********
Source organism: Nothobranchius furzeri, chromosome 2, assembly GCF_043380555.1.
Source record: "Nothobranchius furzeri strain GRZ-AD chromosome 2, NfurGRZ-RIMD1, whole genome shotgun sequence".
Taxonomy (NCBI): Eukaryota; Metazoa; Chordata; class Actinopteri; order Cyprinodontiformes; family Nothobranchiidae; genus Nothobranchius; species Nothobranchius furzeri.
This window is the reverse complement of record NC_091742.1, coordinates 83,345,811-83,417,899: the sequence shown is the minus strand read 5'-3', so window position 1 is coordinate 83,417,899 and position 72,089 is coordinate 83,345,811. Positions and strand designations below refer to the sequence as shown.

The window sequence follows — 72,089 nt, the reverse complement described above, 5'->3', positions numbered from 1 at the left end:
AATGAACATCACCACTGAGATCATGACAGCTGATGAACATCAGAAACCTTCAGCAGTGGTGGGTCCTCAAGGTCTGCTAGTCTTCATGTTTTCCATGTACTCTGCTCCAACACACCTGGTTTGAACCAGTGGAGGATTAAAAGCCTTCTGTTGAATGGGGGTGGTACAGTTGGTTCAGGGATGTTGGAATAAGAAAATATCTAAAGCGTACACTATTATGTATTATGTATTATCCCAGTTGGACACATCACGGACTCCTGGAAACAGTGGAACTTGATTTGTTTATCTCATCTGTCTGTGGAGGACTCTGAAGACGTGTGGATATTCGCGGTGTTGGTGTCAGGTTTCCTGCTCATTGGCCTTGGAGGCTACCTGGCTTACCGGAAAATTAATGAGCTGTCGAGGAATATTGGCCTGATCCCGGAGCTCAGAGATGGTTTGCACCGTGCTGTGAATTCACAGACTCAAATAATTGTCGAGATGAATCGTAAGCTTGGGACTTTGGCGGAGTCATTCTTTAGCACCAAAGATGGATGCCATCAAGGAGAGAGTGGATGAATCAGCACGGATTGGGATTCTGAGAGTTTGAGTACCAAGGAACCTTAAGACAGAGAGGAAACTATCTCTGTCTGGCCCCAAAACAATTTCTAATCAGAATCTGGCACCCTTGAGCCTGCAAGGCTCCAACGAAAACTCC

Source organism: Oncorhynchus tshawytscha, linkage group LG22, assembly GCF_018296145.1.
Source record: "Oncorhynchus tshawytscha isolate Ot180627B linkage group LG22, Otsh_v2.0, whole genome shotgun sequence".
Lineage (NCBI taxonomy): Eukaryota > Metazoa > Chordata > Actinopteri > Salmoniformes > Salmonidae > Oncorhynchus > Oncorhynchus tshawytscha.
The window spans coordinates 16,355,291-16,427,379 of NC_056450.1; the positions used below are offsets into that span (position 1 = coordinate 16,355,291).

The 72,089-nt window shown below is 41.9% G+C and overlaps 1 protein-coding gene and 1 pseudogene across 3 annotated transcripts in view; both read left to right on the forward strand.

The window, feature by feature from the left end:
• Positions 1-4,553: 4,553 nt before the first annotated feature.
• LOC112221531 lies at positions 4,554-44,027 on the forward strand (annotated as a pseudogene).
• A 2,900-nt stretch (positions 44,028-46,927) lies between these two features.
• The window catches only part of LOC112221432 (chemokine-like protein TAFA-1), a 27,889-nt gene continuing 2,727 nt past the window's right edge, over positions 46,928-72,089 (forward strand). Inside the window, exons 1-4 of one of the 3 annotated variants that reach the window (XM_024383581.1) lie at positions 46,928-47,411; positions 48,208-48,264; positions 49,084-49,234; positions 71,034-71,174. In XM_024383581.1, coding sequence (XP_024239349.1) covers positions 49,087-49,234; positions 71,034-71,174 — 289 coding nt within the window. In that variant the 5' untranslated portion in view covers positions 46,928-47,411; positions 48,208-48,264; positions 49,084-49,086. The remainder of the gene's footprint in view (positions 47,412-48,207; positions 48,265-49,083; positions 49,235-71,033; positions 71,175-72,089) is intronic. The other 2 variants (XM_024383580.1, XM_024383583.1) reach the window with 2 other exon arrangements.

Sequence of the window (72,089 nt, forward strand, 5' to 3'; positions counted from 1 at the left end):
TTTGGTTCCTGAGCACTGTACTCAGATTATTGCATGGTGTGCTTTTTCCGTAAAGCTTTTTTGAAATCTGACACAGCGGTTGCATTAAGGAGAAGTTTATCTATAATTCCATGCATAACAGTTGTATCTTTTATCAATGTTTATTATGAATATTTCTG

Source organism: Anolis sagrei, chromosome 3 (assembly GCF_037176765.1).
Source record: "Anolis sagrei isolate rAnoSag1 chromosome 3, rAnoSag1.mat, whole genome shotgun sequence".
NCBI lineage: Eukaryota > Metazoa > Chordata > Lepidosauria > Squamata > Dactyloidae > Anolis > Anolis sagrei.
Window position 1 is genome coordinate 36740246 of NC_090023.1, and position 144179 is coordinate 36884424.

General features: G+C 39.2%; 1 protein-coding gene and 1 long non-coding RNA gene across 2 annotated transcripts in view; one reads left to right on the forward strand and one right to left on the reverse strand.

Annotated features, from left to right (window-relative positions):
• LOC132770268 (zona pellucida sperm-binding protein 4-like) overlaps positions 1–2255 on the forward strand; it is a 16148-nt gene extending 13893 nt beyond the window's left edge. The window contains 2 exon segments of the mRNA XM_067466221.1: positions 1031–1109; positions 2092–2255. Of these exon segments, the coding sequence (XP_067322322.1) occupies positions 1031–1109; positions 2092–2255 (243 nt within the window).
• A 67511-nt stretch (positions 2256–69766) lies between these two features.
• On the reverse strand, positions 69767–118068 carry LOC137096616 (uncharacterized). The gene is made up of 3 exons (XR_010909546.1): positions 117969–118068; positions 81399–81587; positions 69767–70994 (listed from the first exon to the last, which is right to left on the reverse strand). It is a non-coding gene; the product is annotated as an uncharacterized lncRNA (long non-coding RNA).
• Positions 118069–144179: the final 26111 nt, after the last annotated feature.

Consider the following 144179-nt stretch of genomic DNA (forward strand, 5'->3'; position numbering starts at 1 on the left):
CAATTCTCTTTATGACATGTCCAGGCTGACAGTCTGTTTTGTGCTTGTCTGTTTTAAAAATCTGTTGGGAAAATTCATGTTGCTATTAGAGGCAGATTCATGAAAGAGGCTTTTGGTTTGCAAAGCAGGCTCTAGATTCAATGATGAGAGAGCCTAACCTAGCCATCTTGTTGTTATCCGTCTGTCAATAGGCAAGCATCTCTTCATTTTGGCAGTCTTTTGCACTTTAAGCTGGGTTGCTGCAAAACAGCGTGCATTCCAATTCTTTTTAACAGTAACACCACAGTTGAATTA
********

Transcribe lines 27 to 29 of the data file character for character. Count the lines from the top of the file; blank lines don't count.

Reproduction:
• On the reverse strand, positions 69767–118068 carry LOC137096616 (uncharacterized). The gene is made up of 3 exons (XR_010909546.1): positions 117969–118068; positions 81399–81587; positions 69767–70994 (listed from the first exon to the last, which is right to left on the reverse strand). It is a non-coding gene; the product is annotated as an uncharacterized lncRNA (long non-coding RNA).
• Positions 118069–144179: the final 26111 nt, after the last annotated feature.

Consider the following 144179-nt stretch of genomic DNA (forward strand, 5'->3'; position numbering starts at 1 on the left):